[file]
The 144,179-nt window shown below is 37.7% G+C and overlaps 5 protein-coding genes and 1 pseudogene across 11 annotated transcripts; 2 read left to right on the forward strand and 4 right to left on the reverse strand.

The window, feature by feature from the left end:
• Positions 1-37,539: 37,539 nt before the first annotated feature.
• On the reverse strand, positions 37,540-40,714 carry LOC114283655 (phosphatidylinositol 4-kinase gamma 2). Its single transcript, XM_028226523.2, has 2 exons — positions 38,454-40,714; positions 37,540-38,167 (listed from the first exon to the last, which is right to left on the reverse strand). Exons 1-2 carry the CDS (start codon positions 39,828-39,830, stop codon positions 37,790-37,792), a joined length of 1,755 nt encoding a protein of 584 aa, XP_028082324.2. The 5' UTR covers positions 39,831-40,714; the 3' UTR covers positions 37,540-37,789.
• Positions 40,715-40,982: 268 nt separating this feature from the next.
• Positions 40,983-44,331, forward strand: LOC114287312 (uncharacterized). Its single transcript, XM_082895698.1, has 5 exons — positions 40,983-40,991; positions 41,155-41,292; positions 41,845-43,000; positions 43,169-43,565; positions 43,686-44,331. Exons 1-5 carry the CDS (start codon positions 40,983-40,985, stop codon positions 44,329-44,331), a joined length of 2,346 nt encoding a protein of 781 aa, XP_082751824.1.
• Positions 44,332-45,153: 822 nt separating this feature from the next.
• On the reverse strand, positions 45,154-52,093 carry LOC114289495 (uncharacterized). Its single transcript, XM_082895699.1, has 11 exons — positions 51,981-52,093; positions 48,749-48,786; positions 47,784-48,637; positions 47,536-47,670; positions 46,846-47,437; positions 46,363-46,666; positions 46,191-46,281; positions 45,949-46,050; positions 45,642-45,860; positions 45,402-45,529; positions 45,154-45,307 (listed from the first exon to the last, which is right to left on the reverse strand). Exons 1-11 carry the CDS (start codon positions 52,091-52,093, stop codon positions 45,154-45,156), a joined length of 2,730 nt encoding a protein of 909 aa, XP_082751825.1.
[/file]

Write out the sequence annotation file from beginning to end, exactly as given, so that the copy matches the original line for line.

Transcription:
The 144,179-nt window shown below is 37.7% G+C and overlaps 5 protein-coding genes and 1 pseudogene across 11 annotated transcripts; 2 read left to right on the forward strand and 4 right to left on the reverse strand.

The window, feature by feature from the left end:
• Positions 1-37,539: 37,539 nt before the first annotated feature.
• On the reverse strand, positions 37,540-40,714 carry LOC114283655 (phosphatidylinositol 4-kinase gamma 2). Its single transcript, XM_028226523.2, has 2 exons — positions 38,454-40,714; positions 37,540-38,167 (listed from the first exon to the last, which is right to left on the reverse strand). Exons 1-2 carry the CDS (start codon positions 39,828-39,830, stop codon positions 37,790-37,792), a joined length of 1,755 nt encoding a protein of 584 aa, XP_028082324.2. The 5' UTR covers positions 39,831-40,714; the 3' UTR covers positions 37,540-37,789.
• Positions 40,715-40,982: 268 nt separating this feature from the next.
• Positions 40,983-44,331, forward strand: LOC114287312 (uncharacterized). Its single transcript, XM_082895698.1, has 5 exons — positions 40,983-40,991; positions 41,155-41,292; positions 41,845-43,000; positions 43,169-43,565; positions 43,686-44,331. Exons 1-5 carry the CDS (start codon positions 40,983-40,985, stop codon positions 44,329-44,331), a joined length of 2,346 nt encoding a protein of 781 aa, XP_082751824.1.
• Positions 44,332-45,153: 822 nt separating this feature from the next.
• On the reverse strand, positions 45,154-52,093 carry LOC114289495 (uncharacterized). Its single transcript, XM_082895699.1, has 11 exons — positions 51,981-52,093; positions 48,749-48,786; positions 47,784-48,637; positions 47,536-47,670; positions 46,846-47,437; positions 46,363-46,666; positions 46,191-46,281; positions 45,949-46,050; positions 45,642-45,860; positions 45,402-45,529; positions 45,154-45,307 (listed from the first exon to the last, which is right to left on the reverse strand). Exons 1-11 carry the CDS (start codon positions 52,091-52,093, stop codon positions 45,154-45,156), a joined length of 2,730 nt encoding a protein of 909 aa, XP_082751825.1.